CORD Resilience Committee Resource Task Force Update

Submitted by Daniel Lakoff, MD and Christina Shenvi, MD, PhD, on behalf of the CORD Resilience Committee Resource Task Force


As residency leaders, keeping our residents healthy and teaching them to be resilient are top priorities. Because of the growing appreciation nationally of the importance of wellness and resiliency to residents and physicians, CORD created a Resilience Committee with our inaugural meeting in Nashville last March.

 

This post is the first in a series of wellness and resilience-related topics brought to you by the Resilience Resource Task Force.  Members of this task force reached out to national organizations, other specialties, international programs, the FOAM world, CORD, and non-medical sources for ideas and resources on improving resident wellness. In this post we will outline some of the ideas and themes that we heard.

 

Before we dive into the resources, let’s discuss definitions for some of the common terms with respect to the residency:

  • Wellness: An overall term that encompasses the general state of wellbeing within a residency.

 

  • Mindfulness: To be self-aware of oneself physically and emotionally at the present moment and reacting to it in a way to effect positive change in one’s life.

 

  • Resilience: The ability of the resident to bounce back after stressful situations encountered during residency to the same character they were previous to the insult.   Inciting stressful events include patient deaths, challenging conversations with patients, families, as well as other providers. Other important events that require resilience are factors affecting the resident’s personal life, including missed family events, time away from family members and/or spouses/partners, personal relationship issues, health issues and poor self-image.

 

Top 5 ideas for building wellness and resiliency into your program:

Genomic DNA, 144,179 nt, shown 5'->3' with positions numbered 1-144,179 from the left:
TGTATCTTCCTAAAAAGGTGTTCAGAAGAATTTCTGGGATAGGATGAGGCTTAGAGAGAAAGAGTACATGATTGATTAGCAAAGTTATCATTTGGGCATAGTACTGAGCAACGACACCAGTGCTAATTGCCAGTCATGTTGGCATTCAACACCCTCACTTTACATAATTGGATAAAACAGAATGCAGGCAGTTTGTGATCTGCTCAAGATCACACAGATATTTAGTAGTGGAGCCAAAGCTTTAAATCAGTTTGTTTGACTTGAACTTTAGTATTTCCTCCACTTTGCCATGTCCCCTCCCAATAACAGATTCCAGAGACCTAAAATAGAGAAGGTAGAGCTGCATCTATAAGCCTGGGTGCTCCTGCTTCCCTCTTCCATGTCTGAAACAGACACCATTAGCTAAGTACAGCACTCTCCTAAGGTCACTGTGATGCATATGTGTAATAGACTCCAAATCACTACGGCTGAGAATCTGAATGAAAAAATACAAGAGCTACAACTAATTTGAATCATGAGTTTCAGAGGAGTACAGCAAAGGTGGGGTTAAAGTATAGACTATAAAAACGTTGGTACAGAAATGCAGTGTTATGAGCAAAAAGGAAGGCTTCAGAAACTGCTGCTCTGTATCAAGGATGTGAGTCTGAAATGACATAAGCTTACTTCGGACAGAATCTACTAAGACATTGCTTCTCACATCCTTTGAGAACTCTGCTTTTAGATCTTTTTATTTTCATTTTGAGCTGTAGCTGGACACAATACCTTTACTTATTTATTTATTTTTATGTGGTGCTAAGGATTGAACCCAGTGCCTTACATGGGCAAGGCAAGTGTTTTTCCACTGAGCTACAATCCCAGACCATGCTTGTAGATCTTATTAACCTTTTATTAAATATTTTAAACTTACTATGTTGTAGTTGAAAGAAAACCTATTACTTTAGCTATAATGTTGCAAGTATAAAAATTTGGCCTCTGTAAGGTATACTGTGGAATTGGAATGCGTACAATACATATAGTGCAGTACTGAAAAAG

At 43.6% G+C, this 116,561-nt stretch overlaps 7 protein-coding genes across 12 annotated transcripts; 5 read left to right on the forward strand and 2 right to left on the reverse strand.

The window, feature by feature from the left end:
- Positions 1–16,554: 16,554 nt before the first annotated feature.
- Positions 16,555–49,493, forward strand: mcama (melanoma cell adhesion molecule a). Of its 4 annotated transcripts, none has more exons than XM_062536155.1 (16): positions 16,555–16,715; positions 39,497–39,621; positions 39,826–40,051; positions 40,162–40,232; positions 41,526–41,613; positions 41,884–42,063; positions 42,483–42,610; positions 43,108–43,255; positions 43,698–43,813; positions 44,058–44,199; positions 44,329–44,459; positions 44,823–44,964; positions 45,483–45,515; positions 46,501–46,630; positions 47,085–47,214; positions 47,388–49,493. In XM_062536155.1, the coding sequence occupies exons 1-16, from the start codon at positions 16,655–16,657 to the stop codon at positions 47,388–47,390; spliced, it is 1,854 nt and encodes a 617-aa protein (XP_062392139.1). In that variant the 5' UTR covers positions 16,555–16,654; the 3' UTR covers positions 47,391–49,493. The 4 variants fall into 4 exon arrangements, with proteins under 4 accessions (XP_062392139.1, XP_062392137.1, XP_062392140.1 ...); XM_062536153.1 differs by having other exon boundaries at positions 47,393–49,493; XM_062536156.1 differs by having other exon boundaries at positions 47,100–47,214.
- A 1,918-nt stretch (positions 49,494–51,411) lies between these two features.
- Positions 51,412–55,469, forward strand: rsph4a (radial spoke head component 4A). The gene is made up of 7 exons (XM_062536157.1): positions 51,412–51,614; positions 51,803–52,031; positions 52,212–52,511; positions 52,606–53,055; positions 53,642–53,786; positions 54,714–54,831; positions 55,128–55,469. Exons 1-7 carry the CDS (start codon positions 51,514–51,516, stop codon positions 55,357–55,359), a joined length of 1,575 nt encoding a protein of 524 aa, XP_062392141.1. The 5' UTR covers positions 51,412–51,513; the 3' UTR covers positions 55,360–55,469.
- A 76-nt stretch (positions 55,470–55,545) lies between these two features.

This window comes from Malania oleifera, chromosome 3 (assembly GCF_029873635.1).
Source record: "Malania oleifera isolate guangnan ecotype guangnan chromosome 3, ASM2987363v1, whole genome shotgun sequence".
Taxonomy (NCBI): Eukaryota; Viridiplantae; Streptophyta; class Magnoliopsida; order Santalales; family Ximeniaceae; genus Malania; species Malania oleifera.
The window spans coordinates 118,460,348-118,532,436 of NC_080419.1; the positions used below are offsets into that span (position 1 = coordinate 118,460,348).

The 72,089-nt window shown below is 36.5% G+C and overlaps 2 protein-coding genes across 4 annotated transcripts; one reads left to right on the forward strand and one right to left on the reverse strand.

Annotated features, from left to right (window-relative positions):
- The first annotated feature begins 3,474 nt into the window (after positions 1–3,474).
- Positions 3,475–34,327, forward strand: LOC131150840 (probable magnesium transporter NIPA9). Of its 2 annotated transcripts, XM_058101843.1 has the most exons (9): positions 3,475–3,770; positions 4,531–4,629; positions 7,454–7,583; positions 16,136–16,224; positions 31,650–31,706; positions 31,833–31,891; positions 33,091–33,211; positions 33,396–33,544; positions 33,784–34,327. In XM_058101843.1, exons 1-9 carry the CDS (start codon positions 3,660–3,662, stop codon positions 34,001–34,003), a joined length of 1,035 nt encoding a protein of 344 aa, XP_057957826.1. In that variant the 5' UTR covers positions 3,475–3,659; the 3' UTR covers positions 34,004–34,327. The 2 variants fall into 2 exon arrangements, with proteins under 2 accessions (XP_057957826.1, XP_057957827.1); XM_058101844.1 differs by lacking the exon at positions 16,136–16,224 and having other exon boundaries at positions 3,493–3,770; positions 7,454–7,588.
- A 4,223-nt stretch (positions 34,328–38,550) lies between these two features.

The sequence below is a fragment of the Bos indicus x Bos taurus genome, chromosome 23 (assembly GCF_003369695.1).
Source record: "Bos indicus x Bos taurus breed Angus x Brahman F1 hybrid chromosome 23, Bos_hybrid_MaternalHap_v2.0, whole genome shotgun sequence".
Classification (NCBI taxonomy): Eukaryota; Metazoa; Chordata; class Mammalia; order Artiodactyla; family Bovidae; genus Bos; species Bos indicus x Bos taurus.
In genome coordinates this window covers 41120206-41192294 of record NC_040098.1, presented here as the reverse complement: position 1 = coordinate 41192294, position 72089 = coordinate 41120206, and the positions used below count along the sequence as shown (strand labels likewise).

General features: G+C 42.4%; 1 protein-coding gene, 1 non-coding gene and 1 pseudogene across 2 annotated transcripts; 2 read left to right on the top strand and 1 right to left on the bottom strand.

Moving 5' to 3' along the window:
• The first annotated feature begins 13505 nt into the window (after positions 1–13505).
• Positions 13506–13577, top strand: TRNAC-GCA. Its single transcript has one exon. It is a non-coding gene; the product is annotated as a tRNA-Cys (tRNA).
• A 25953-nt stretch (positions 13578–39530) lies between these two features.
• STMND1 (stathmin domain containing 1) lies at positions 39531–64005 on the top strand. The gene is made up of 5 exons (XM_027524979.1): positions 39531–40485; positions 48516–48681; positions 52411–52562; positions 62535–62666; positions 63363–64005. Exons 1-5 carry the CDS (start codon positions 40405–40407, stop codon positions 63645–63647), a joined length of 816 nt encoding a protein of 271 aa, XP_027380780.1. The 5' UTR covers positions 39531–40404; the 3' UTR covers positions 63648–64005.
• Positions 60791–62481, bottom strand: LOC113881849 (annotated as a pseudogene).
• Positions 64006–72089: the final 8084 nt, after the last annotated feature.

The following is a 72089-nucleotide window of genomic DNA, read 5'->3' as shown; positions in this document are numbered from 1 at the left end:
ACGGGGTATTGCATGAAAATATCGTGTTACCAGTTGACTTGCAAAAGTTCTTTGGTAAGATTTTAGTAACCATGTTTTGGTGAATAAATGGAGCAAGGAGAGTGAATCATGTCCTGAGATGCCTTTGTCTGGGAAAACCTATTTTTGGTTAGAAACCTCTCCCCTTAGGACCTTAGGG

1. Start by assessing what you are already doing in terms of wellness, and where you can improve. Think about areas such as:
    1. Scheduling
    2. Building camaraderie and a sense of belonging – everything from social activities to residency T-shirts and jackets
    3. Healthy eating – are you only serving pizza and bagels at residency events?
  1. Weave wellness into the fabric of your program:
    1. Start educating your faculty and residents on the importance of wellness, the prevalence of burnout, and how to identify burnout in themselves or others.
    2. Invite high-quality speakers to talk to your residents and faculty on wellness and coping skills several times throughout the year.
    3. Empower residents to reach out to the residency leadership if they feel they or others in the program are experiencing burnout.
    4. Incorporate a burnout assessment (such as the Maslach Burnout Inventory) into your semi-annual resident meetings (our look for our Assessment Task Force for their recommendations)
    5. Check out and forward this link from EMRA Wellness Committee who have released their own Wellness Survey for your residents!
    6. Ask for and listen to feedback from residents (and faculty) about how to improve their wellness.
    7. Develop your mentorship program to improve mentorship on wellness and resiliency.
    8. Consider having a wellness day, with speakers but also some fun or team-building activities. If you need some ideas; take a look at what we are doing at Mount Sinai in year two of our program ((Add link here))
  1. While on shift, ensure your team is nourished! Make sure they’ve eaten and are taught at least one pearl – use the daily lunch List. (Thanks to Phil Andrus for the idea and inspiration).
  2. On-Board your chiefs. Good scheduling can have a major impact on wellness. Have your chiefs read and review this articles on schedule making and considerations to see where their scheduling can be optimized.

Kuhn G.Circadian rhythm, shift work, and emergency medicine.Ann Emerg Med. 2001 Jan;37(1):88-98. Review.PMID:11145778

  1. Get involved nationally or locally. Help your program by learning more about wellness through involvement in a national wellness group. Here are a few options:

State-level:  

  • Contact your local ACEP state chapters and inquire about starting a subcommittee

Home institution:

  • Reach out to your GME, UME, EMIG, Psychiatry and Walk-in Mental Health!
  • Really dig in to see what your home institution has in place to facilitate resident wellness and how they are supported.  Chances are that your residents get a long spiel at intern orientation, and forget the details.   Consider digging up those details and identifying the best options available for them from resources available to access to the mental-health care at your own institution.

 

Keep your ideas rolling in!  We need your ideas to share; please complete this brief survey for both the Resource & Assessment Task-forces.
Keep on the lookout as we’ll be posting the collected resources on the CORD sharepoint for your use.

Thank you!

Resilience Committee – Resource Task-Force

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